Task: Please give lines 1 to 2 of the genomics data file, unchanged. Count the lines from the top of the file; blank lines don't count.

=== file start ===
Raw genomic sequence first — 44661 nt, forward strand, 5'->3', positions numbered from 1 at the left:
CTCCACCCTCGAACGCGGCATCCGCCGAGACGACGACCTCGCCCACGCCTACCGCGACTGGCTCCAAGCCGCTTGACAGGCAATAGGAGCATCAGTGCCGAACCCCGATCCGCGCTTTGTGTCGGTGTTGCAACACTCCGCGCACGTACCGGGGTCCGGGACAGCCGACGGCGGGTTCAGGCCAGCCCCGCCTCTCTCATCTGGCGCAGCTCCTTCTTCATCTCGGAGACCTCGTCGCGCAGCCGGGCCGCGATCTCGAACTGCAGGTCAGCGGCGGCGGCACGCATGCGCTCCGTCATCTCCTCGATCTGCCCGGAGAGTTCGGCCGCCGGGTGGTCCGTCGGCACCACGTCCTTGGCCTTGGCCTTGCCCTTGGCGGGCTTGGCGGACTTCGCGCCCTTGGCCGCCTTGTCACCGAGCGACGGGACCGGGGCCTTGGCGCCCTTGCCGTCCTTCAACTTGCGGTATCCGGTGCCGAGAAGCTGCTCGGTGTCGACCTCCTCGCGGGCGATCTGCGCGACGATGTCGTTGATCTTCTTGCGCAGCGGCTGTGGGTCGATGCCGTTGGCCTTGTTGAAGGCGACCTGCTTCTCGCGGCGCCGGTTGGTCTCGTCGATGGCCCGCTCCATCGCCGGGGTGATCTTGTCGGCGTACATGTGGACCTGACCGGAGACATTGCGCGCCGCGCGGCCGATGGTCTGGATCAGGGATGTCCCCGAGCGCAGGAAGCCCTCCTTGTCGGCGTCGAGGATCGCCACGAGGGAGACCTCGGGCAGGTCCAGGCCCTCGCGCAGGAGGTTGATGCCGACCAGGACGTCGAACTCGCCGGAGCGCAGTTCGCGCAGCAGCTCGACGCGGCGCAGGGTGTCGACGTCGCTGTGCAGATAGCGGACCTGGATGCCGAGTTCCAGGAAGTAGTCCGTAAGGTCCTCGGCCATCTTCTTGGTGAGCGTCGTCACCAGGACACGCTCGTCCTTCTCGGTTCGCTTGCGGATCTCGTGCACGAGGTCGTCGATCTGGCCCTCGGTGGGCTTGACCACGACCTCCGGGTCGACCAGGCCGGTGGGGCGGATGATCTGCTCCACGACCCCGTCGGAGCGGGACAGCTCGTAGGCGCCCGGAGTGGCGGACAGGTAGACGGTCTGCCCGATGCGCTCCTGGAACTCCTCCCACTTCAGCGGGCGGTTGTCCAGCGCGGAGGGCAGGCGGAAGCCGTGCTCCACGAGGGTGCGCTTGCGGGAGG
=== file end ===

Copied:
Raw genomic sequence first — 44661 nt, forward strand, 5'->3', positions numbered from 1 at the left:
CTCCACCCTCGAACGCGGCATCCGCCGAGACGACGACCTCGCCCACGCCTACCGCGACTGGCTCCAAGCCGCTTGACAGGCAATAGGAGCATCAGTGCCGAACCCCGATCCGCGCTTTGTGTCGGTGTTGCAACACTCCGCGCACGTACCGGGGTCCGGGACAGCCGACGGCGGGTTCAGGCCAGCCCCGCCTCTCTCATCTGGCGCAGCTCCTTCTTCATCTCGGAGACCTCGTCGCGCAGCCGGGCCGCGATCTCGAACTGCAGGTCAGCGGCGGCGGCACGCATGCGCTCCGTCATCTCCTCGATCTGCCCGGAGAGTTCGGCCGCCGGGTGGTCCGTCGGCACCACGTCCTTGGCCTTGGCCTTGCCCTTGGCGGGCTTGGCGGACTTCGCGCCCTTGGCCGCCTTGTCACCGAGCGACGGGACCGGGGCCTTGGCGCCCTTGCCGTCCTTCAACTTGCGGTATCCGGTGCCGAGAAGCTGCTCGGTGTCGACCTCCTCGCGGGCGATCTGCGCGACGATGTCGTTGATCTTCTTGCGCAGCGGCTGTGGGTCGATGCCGTTGGCCTTGTTGAAGGCGACCTGCTTCTCGCGGCGCCGGTTGGTCTCGTCGATGGCCCGCTCCATCGCCGGGGTGATCTTGTCGGCGTACATGTGGACCTGACCGGAGACATTGCGCGCCGCGCGGCCGATGGTCTGGATCAGGGATGTCCCCGAGCGCAGGAAGCCCTCCTTGTCGGCGTCGAGGATCGCCACGAGGGAGACCTCGGGCAGGTCCAGGCCCTCGCGCAGGAGGTTGATGCCGACCAGGACGTCGAACTCGCCGGAGCGCAGTTCGCGCAGCAGCTCGACGCGGCGCAGGGTGTCGACGTCGCTGTGCAGATAGCGGACCTGGATGCCGAGTTCCAGGAAGTAGTCCGTAAGGTCCTCGGCCATCTTCTTGGTGAGCGTCGTCACCAGGACACGCTCGTCCTTCTCGGTTCGCTTGCGGATCTCGTGCACGAGGTCGTCGATCTGGCCCTCGGTGGGCTTGACCACGACCTCCGGGTCGACCAGGCCGGTGGGGCGGATGATCTGCTCCACGACCCCGTCGGAGCGGGACAGCTCGTAGGCGCCCGGAGTGGCGGACAGGTAGACGGTCTGCCCGATGCGCTCCTGGAACTCCTCCCACTTCAGCGGGCGGTTGTCCAGCGCGGAGGGCAGGCGGAAGCCGTGCTCCACGAGGGTGCGCTTGCGGGAGG